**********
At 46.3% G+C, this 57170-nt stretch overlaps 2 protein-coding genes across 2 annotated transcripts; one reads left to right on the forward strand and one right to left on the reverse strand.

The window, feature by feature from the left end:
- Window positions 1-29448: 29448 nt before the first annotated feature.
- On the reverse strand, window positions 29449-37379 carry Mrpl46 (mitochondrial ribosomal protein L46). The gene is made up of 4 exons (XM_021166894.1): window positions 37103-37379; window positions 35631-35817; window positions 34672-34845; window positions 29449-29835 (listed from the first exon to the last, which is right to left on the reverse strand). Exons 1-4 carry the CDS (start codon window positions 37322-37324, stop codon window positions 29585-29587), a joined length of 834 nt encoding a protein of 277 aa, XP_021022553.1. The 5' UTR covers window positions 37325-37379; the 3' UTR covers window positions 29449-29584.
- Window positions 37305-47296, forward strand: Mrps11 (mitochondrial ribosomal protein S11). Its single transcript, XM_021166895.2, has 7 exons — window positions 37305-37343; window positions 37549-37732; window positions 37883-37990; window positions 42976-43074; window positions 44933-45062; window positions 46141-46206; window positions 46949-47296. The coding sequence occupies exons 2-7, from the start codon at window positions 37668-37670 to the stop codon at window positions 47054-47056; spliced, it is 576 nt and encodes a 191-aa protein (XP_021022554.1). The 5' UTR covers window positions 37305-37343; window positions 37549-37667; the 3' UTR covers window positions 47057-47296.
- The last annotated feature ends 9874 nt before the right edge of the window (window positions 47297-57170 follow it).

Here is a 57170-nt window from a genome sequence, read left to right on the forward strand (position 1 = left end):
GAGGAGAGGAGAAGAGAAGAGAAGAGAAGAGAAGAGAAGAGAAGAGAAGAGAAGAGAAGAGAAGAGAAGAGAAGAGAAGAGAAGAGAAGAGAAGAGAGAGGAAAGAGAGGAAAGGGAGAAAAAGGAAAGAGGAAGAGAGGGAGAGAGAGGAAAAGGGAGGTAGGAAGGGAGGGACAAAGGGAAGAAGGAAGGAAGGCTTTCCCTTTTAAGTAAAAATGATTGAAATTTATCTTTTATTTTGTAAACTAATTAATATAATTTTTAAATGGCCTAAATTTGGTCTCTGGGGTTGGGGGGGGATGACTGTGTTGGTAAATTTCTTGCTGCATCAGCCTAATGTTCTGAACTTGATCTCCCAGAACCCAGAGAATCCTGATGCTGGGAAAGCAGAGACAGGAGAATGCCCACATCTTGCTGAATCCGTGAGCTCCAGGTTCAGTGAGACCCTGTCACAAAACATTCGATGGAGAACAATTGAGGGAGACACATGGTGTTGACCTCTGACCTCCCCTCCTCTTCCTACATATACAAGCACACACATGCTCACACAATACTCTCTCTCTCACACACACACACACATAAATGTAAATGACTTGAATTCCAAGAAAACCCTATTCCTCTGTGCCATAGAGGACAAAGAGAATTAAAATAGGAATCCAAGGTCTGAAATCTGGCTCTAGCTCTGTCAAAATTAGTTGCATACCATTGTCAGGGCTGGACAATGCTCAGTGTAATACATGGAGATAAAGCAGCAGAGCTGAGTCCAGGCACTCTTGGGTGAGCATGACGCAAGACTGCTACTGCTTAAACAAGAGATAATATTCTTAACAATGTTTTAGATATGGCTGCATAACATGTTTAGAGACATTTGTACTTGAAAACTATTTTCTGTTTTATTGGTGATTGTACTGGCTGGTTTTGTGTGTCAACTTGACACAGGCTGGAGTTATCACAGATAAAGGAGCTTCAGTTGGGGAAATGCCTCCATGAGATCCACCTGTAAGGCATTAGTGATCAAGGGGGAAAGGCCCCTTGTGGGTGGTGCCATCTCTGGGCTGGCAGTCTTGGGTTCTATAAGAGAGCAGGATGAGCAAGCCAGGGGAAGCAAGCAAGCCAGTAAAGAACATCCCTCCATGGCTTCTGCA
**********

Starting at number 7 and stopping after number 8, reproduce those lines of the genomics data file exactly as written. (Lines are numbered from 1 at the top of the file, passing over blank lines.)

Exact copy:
Here is a 57170-nt window from a genome sequence, read left to right on the forward strand (position 1 = left end):
GAGGAGAGGAGAAGAGAAGAGAAGAGAAGAGAAGAGAAGAGAAGAGAAGAGAAGAGAAGAGAAGAGAAGAGAAGAGAAGAGAAGAGAAGAGAAGAGAGAGGAAAGAGAGGAAAGGGAGAAAAAGGAAAGAGGAAGAGAGGGAGAGAGAGGAAAAGGGAGGTAGGAAGGGAGGGACAAAGGGAAGAAGGAAGGAAGGCTTTCCCTTTTAAGTAAAAATGATTGAAATTTATCTTTTATTTTGTAAACTAATTAATATAATTTTTAAATGGCCTAAATTTGGTCTCTGGGGTTGGGGGGGGATGACTGTGTTGGTAAATTTCTTGCTGCATCAGCCTAATGTTCTGAACTTGATCTCCCAGAACCCAGAGAATCCTGATGCTGGGAAAGCAGAGACAGGAGAATGCCCACATCTTGCTGAATCCGTGAGCTCCAGGTTCAGTGAGACCCTGTCACAAAACATTCGATGGAGAACAATTGAGGGAGACACATGGTGTTGACCTCTGACCTCCCCTCCTCTTCCTACATATACAAGCACACACATGCTCACACAATACTCTCTCTCTCACACACACACACACATAAATGTAAATGACTTGAATTCCAAGAAAACCCTATTCCTCTGTGCCATAGAGGACAAAGAGAATTAAAATAGGAATCCAAGGTCTGAAATCTGGCTCTAGCTCTGTCAAAATTAGTTGCATACCATTGTCAGGGCTGGACAATGCTCAGTGTAATACATGGAGATAAAGCAGCAGAGCTGAGTCCAGGCACTCTTGGGTGAGCATGACGCAAGACTGCTACTGCTTAAACAAGAGATAATATTCTTAACAATGTTTTAGATATGGCTGCATAACATGTTTAGAGACATTTGTACTTGAAAACTATTTTCTGTTTTATTGGTGATTGTACTGGCTGGTTTTGTGTGTCAACTTGACACAGGCTGGAGTTATCACAGATAAAGGAGCTTCAGTTGGGGAAATGCCTCCATGAGATCCACCTGTAAGGCATTAGTGATCAAGGGGGAAAGGCCCCTTGTGGGTGGTGCCATCTCTGGGCTGGCAGTCTTGGGTTCTATAAGAGAGCAGGATGAGCAAGCCAGGGGAAGCAAGCAAGCCAGTAAAGAACATCCCTCCATGGCTTCTGCA